Only a day after Statistics Canada ranked Fort St. John the 9th most crime-ridden city in Canada last year, the community woke up to news that two people had been stabbed early Saturday morning outside of Looney Tunes Night Club.
The coincidence reinforced the report's message: Fort St. John has a crime problem that needs to be addressed.
According to the release, Fort St. John's overall rank remained unchanged between 2009 and 2010, however, the city's ranking for violent crimes increased from 8th to 5th place, matched by a decrease in rank of non-violent crimes from 11th to 13th. The report is based on 208 police service areas across the country.
Mayor Bruce Lantz's reaction to the statistics was that the city likely would have ranked even higher up the list without recent efforts by RCMP to address the city's crime problem head on.
He pointed to the creation of the serious crimes unit and the crack down on the street-level illicit drug trade as two mechanisms by which RCMP have increased their ability to deal with the growing levels of violent crime. Lantz explained that Fort St. John's high rates of violent crime likely stem from the perfect storm of an affluent young population driving the market for drugs and prostitution, both of which often lead to violence.
Invoking a realistic perspective, Lantz conceded the city won't be able to solve its crime problem with the snap of a finger, but will need to slowly build a culture where residents won't tolerate it.
"The only way we can have success in dealing with problems like these is for every citizen to take ownership of it and not turn a blind eye when they see things going on in their neighbourhoods," Lantz said, "We need to become the eyes and ears of the RCMP and make Fort St. John an uncomfortable place for criminals."
Despite the city's rising rate of violent crime, North Peace Restorative Justice Society Executive Director Michelle Laboucane, said local attitudes towards crime are changing in the community and predicts they might help drive down criminality in the future.
"More people are discussing crime in the community and they're taking a more proactive approach to preventing them," Laboucane said.
In regard to her work with the revived Restorative Justice Society, Laboucane explained the results provide reason for optimism.
In the North Peace, 'restorative justice' is used to deal primarily with non-violent crimes committed by first-time offenders who admit their guilt.
The fact that the rate of non-violent crimes is dropping in Fort St. John demonstrates results, said Laboucane.
"Non-violent crimes are things not of a personal nature and are usually committed by good kids doing silly things," said Laboucane. She noted restorative justice does a much better job of keeping first-time offenders outside of the traditional criminal justice system and has greater success and reducing recidivism.
"Violent crimes tend to be committed by criminals who have been doing it for many years and who have been in and out of the system and not getting the kind of rehabilitation they need," she explained.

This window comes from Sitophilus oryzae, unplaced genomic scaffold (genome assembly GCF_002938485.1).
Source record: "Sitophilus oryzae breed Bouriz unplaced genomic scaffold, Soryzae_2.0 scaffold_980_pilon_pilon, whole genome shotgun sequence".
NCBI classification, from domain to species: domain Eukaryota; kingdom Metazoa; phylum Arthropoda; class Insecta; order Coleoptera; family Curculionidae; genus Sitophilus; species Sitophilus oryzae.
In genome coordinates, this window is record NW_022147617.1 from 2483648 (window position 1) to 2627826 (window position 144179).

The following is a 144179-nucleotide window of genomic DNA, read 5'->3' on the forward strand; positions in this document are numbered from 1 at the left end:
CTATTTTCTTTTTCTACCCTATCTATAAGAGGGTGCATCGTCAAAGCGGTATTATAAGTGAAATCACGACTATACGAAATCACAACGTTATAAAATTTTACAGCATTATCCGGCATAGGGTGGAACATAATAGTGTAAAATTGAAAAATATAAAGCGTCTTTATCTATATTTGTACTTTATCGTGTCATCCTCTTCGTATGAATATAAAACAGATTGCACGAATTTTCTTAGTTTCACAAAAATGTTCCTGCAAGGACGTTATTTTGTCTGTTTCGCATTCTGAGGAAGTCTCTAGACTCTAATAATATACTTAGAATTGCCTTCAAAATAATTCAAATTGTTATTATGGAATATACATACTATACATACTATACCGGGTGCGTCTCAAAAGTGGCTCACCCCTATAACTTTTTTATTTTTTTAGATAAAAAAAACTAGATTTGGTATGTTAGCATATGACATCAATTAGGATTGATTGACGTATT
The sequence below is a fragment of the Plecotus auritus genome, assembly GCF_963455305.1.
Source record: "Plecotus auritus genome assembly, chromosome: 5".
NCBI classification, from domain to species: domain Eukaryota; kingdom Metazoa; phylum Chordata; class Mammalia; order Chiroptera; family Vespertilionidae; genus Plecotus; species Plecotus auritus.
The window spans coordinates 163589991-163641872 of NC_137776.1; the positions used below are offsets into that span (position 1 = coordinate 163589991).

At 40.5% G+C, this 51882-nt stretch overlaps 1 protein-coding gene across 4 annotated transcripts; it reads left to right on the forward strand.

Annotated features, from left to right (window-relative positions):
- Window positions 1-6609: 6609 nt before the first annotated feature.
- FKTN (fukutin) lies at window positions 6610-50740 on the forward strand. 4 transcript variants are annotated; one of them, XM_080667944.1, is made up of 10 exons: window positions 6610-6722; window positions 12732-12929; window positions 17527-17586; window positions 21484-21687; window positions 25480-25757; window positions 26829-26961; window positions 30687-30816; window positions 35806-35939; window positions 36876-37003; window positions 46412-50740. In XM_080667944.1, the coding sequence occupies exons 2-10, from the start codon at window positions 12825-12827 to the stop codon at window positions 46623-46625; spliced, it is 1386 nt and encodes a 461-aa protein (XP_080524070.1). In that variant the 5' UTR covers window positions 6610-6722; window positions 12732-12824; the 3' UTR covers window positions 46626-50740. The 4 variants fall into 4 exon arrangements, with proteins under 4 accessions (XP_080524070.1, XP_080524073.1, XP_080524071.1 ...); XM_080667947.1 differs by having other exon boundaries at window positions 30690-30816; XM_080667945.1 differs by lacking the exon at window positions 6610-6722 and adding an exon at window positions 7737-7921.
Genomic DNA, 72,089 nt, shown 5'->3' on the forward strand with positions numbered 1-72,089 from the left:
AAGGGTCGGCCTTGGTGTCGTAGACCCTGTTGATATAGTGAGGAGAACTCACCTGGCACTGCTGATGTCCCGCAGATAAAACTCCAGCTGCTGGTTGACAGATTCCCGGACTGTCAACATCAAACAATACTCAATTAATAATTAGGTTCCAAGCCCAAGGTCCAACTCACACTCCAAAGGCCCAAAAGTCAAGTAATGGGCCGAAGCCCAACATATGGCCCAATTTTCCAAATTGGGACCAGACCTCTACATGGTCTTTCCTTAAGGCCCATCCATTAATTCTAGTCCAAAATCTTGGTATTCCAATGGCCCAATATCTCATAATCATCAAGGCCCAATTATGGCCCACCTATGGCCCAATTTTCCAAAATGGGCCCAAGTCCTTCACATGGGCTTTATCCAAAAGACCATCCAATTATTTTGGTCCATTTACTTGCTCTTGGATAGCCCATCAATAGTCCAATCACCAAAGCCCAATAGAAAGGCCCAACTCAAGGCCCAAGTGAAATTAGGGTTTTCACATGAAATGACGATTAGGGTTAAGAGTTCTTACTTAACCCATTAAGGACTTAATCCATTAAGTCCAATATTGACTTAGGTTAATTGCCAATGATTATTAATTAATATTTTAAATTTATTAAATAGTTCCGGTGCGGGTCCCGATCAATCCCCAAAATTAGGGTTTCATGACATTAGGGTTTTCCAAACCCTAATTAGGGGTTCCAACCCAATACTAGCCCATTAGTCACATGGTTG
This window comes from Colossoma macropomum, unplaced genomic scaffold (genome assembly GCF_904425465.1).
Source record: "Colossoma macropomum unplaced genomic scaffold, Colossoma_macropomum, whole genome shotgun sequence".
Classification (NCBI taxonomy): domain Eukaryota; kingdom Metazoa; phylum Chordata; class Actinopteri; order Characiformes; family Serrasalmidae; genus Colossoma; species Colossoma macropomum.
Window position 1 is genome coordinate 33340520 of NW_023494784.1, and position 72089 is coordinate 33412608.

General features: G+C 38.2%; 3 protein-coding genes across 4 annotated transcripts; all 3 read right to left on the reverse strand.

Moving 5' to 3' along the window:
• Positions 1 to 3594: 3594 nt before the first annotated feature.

By keeping more first-time offenders out of the system, Laboucane said she hopes the region will produce fewer hardened criminals who might one day turn to crimes of an increasingly violent nature.
Besides keeping youth out of the courts and consequently jails, Laboucane argued that Fort St. John's increasing public rejection of crime might help turn the tides.
She identified better community engagement by RCMP and a heightened focus by media as indicators that residents are more willing to at least discuss crime.
"People are sharing information through media coverage and social media sites like never before," said Laboucane.
"We didn't used to be so informed, Police and media were understaffed and weren't able to supply us with all the information. There are conversations going on in this community and what we're hearing is that people aren't impressed about the criminal activity going on in town," said Laboucane.
Police reported just over 437,000 violent incidents Canada-wide in 2010, about 7,200 fewer than in the previous year. Violent crimes accounted for just over 1 in 5 offences.
Overall, the violent Crime Severity Index declined 6 per cent in 2010, the fourth consecutive annual decrease. Decreases were reported in every province except Newfoundland and Labrador, where police reported a 13 per cent increase.
There were 554 homicides, 56 fewer than in 2009. The national rate of 1.62 homicides per 100,000 population in 2010 was the lowest since 1966. The 10 per cent decline in the homicide rate from 2009 to 2010 followed a decade of relative stability.
The national decline in the homicide rate was driven primarily by a large decrease in British Columbia, where the rate (1.83) was at an all-time low. However, the rate in this province was still slightly higher than the national average.
The number of attempted murders also declined, from 801 in 2009 to 693 in 2010. This resulted in the lowest rate for this offence in over 30 years. Police reported more than 22,000 sexual assaults in 2010. This represented an increase of 5 per cent in the rate since 2009, the first increase in sexual assault since 2005.
Similar to previous years, most crimes 79 per cent reported by police in 2010 were non-violent. Theft under $5,000, mischief and break-ins accounted for close to two-thirds of the almost 1.7 million non-violent offences.
The non-violent Crime Severity Index fell 6 per cent in 2010, the seventh consecutive decline.